Method to obtain Torsion Constant (structural)

  1. Hi every one.

    I just wonder whether using Ix+Iy = J is a suitable method to calculate the Torsion Constant of a plate girders (full penetration butt weld at connection section)

    Since, as stated at wiki, the polar moment of inertia is only identical to J for circle tube and rod.

    p.s. is there any software/calculation method that i can obtain the J and Ixx,Iyy immediately.

    Thanks for your kind help in advence.
  2. jcsd
  3. nvn

    nvn 2,124
    Science Advisor
    Homework Helper

    No, J = Ix + Iy is not suitable, in this case. In this case, torsional constant (sometimes called K, instead of J) is K = (1/3)*summation(b*t^3), where b = length of each plate component in the cross section, and t = thickness of each plate component.
  4. Thanks for your quick reply, brother nvn.
    But i think that's for opened thin tube.

    The J that I would like to find is as attached.
    Btw, could you suggest some notable book name/web-site that I can refer to ?

    Thanks again for your kind assistance.

    Attached Files:

  5. nvn

    nvn 2,124
    Science Advisor
    Homework Helper

    Due to post 1, I thought your cross section was open, but now from post 3 I see it is not. I do not have an accurate formula now.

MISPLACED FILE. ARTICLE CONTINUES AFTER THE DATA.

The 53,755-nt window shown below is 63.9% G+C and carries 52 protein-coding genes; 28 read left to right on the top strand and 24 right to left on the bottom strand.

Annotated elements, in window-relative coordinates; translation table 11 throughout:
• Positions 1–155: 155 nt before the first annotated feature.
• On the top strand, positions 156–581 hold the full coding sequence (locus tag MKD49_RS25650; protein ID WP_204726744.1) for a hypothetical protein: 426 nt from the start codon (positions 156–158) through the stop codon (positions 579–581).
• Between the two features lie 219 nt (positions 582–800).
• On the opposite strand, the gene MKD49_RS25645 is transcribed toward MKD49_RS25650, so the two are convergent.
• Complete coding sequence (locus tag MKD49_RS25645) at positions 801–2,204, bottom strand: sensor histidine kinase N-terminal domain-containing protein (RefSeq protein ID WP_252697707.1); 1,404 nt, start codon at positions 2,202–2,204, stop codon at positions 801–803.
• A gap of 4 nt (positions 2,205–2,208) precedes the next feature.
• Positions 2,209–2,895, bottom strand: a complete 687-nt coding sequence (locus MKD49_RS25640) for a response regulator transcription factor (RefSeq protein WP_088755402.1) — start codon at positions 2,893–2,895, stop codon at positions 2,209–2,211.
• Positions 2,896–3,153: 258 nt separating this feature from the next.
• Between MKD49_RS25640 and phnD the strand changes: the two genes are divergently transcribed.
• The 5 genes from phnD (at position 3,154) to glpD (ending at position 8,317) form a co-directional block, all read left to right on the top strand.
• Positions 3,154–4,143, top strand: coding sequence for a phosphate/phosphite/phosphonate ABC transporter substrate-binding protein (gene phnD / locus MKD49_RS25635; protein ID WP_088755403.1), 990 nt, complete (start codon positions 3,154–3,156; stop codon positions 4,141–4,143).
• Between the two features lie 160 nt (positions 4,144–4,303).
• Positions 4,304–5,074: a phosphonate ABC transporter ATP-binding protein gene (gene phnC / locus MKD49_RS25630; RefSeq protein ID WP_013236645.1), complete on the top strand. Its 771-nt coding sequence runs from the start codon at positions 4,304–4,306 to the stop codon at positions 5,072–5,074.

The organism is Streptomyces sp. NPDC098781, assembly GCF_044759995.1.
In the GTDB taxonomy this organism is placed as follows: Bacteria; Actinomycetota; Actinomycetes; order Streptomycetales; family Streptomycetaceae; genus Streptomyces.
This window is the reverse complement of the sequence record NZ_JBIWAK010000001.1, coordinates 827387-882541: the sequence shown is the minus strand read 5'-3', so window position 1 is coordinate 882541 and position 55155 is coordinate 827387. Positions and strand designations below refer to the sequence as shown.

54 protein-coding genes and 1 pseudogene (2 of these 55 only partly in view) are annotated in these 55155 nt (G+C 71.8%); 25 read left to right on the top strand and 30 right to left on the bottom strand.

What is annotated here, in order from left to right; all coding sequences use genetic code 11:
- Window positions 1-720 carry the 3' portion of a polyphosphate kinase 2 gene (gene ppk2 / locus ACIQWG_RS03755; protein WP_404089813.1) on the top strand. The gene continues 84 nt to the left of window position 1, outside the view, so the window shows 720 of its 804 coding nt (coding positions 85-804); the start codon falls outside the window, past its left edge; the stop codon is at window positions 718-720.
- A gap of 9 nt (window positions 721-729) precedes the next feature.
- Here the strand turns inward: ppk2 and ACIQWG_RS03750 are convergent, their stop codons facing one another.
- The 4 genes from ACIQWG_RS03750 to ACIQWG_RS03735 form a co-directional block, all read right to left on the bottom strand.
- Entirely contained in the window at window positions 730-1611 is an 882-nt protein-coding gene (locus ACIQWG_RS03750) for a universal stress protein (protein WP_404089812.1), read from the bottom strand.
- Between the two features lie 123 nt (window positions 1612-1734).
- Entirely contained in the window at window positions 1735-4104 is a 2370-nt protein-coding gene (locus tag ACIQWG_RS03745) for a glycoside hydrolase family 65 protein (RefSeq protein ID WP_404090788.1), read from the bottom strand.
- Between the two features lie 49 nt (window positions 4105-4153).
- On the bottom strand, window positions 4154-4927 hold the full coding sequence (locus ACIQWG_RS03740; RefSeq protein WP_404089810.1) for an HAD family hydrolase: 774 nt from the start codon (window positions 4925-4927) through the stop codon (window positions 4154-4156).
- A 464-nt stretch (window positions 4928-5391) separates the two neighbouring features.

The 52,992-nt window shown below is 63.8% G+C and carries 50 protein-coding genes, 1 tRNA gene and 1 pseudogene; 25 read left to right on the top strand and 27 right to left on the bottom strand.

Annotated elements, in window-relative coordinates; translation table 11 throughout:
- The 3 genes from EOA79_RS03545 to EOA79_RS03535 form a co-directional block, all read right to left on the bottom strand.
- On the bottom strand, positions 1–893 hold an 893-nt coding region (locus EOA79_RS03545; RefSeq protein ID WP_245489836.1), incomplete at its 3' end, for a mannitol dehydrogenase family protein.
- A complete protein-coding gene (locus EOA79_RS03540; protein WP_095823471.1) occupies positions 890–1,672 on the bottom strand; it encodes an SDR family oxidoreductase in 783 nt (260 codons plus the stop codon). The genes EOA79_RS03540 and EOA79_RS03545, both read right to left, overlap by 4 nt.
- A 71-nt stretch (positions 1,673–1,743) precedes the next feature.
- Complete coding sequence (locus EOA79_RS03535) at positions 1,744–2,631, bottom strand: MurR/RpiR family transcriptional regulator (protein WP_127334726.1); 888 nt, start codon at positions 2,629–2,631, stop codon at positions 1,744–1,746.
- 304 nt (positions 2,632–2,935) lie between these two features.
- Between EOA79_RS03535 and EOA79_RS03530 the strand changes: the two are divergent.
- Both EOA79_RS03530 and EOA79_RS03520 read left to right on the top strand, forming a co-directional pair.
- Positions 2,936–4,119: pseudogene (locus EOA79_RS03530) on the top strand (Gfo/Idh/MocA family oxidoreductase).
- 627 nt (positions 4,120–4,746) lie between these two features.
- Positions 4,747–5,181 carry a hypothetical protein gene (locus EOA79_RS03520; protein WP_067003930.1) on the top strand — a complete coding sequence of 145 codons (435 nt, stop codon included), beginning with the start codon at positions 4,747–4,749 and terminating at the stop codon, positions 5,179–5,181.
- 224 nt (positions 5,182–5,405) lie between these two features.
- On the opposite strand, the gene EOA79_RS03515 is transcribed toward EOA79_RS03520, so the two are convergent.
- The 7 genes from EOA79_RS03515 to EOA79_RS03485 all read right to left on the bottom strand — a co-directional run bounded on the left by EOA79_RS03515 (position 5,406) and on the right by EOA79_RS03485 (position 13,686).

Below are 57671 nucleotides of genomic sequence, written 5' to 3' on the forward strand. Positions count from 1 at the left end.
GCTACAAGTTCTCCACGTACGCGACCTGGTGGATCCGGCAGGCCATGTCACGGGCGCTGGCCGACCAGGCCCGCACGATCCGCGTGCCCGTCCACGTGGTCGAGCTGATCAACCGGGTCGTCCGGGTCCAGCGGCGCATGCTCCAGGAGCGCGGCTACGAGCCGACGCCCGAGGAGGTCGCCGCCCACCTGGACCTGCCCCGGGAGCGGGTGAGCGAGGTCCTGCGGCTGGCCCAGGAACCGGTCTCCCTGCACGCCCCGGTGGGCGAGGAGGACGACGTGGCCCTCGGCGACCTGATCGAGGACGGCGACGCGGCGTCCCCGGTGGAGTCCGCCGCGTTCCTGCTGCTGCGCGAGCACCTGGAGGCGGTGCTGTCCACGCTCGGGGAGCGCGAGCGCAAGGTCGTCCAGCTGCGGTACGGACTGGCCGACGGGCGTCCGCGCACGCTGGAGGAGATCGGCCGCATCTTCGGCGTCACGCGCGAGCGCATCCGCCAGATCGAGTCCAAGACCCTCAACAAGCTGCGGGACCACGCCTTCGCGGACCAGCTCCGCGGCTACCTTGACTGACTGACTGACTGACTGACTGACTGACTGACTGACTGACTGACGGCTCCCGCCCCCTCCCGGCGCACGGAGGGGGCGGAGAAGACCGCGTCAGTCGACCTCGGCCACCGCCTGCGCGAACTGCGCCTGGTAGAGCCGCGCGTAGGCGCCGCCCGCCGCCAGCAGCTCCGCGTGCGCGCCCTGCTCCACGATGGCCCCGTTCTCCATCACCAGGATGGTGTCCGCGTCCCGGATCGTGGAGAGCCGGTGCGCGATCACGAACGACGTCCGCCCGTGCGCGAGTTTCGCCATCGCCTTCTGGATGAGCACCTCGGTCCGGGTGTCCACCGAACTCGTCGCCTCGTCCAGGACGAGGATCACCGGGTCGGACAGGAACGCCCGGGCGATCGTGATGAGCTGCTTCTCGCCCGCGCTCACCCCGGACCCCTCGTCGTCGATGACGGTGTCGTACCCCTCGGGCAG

6. Thanks for your reply.
    I wonder what books/ Software I should find to obtain the J?
  7. There are a few specialized software to compute the torsion and warping constant. Just Google "torsion constant software". I have successfully used ShapeDesigner in a previous job.
  8. i did a search for "Solidworks torsion constant" to see if there was a way to do it with solidworks/add-ins. i didn't find a way to do it with solidworks but the first hit is to another forum where they discuss it including many programs others have used for that purpose. i don't know if the moderators care if i link to another forum so i will let you find it with that search.

    also it seems that the Batho-Bredt theory could be helpful. i don't have the resources or know how to help with that though. there is a google books link that talks about it (5.6 and beyond):

    another also, i have access to the book: Advanced Applied Stress Analysis by C.T.F. Ross; it talks about the torsional constant and batho-bredt theory.
    Last edited: Sep 18, 2010
  9. nvn

    nvn 2,124
    Science Advisor
    Homework Helper

    Nice find, Lazer57. Su Solberg, if you post the dimensions of your cross section, we could play around with it, and try the Bredt-Batho formula.
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